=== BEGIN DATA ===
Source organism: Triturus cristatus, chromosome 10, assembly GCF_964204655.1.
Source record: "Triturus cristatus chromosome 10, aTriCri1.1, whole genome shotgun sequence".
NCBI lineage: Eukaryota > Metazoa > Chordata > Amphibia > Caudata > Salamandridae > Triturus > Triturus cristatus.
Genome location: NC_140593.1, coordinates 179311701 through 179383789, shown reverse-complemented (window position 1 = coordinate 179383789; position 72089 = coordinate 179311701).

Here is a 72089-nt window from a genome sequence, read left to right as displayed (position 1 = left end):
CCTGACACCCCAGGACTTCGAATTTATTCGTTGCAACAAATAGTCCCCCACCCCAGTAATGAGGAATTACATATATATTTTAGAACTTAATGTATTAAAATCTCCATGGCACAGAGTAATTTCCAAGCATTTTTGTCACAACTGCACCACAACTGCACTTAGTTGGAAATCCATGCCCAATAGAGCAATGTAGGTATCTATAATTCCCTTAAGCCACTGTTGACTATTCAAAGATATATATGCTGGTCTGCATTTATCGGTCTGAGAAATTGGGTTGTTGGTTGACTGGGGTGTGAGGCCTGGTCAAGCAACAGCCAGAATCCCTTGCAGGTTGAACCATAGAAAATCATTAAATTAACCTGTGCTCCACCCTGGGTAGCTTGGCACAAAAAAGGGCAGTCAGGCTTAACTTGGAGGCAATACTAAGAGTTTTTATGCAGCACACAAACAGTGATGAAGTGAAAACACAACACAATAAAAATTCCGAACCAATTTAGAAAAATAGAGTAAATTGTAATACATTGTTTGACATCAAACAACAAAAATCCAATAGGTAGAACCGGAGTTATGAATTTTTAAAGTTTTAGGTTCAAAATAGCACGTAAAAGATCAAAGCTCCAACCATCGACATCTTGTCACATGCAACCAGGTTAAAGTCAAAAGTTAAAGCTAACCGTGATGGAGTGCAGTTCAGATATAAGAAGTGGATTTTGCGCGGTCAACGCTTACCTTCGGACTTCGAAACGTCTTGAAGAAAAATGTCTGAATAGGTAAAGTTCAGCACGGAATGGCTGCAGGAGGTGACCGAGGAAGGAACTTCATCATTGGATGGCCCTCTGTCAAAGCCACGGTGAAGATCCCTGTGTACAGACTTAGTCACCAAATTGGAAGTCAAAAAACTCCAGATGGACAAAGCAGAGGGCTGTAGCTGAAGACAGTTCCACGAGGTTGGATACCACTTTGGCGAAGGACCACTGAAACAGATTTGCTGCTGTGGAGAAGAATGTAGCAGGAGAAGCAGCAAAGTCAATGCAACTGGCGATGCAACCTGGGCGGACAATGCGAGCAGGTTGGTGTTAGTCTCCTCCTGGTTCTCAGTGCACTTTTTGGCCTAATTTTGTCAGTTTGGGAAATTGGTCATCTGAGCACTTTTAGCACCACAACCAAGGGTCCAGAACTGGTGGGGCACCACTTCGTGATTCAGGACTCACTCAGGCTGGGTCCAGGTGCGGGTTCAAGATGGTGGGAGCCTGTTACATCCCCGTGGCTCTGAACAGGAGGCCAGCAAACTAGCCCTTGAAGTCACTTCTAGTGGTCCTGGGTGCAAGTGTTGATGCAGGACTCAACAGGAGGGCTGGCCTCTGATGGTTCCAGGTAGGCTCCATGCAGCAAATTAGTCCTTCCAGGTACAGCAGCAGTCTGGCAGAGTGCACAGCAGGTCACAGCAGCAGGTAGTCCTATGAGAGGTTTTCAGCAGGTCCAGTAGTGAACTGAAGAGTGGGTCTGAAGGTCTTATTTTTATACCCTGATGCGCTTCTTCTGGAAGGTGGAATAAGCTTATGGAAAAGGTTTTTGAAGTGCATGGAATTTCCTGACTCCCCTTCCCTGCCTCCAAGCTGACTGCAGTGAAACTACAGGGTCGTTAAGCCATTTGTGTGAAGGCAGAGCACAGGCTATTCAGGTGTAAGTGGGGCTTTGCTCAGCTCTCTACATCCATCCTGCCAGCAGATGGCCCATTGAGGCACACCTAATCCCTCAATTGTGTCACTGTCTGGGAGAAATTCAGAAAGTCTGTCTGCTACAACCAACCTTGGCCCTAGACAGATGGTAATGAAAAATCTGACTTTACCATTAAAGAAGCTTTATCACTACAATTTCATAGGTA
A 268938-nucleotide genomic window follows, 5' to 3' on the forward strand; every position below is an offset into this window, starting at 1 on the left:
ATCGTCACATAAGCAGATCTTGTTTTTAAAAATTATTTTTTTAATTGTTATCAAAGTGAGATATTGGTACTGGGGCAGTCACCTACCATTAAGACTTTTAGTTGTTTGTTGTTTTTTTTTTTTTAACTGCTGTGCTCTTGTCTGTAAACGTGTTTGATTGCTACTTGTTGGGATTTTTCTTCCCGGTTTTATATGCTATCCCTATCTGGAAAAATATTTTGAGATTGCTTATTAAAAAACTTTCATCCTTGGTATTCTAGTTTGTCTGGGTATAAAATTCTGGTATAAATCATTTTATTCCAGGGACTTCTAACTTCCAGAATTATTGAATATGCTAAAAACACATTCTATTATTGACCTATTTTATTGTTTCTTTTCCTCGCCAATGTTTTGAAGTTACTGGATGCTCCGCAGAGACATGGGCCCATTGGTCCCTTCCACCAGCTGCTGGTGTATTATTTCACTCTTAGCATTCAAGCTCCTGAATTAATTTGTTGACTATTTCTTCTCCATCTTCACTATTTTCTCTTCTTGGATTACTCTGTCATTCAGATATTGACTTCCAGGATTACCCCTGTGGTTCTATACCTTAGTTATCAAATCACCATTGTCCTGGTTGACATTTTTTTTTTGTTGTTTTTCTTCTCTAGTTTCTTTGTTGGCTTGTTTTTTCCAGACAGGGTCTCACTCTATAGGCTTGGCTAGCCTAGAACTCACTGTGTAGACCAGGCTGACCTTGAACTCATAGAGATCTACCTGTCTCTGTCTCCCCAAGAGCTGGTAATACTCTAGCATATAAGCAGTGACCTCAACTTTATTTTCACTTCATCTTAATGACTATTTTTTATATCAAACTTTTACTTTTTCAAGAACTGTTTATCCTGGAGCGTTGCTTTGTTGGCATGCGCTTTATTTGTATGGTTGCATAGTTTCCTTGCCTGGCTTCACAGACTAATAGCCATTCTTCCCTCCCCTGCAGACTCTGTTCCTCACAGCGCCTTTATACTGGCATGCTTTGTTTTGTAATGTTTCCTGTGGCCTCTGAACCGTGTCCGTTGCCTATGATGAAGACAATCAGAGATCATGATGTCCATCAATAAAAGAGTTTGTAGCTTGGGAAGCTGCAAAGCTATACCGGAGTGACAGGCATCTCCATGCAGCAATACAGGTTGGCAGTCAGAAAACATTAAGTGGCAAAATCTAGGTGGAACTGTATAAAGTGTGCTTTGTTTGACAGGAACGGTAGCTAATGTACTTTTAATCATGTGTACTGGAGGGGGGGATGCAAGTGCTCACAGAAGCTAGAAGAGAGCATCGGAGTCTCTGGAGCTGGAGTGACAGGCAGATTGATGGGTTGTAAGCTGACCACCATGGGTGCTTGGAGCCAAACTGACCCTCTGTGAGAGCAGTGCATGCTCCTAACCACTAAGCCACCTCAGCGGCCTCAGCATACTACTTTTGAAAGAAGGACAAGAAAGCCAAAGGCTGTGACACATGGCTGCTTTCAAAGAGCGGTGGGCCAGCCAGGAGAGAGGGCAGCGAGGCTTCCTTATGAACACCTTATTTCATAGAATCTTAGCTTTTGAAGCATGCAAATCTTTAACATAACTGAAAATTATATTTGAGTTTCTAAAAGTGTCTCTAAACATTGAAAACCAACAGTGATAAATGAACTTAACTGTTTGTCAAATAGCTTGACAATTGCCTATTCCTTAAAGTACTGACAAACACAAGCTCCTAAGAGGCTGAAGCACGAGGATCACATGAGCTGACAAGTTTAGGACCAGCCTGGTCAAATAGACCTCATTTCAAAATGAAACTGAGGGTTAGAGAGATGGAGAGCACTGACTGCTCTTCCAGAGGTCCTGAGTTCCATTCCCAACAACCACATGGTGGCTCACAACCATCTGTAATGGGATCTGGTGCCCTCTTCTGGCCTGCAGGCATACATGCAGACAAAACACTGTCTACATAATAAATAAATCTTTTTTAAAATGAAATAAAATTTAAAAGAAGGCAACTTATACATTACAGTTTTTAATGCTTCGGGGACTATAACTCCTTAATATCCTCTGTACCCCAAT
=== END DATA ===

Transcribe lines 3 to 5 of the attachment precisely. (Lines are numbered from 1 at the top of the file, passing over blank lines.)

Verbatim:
NCBI lineage: Eukaryota > Metazoa > Chordata > Amphibia > Caudata > Salamandridae > Triturus > Triturus cristatus.
Genome location: NC_140593.1, coordinates 179311701 through 179383789, shown reverse-complemented (window position 1 = coordinate 179383789; position 72089 = coordinate 179311701).

Here is a 72089-nt window from a genome sequence, read left to right as displayed (position 1 = left end):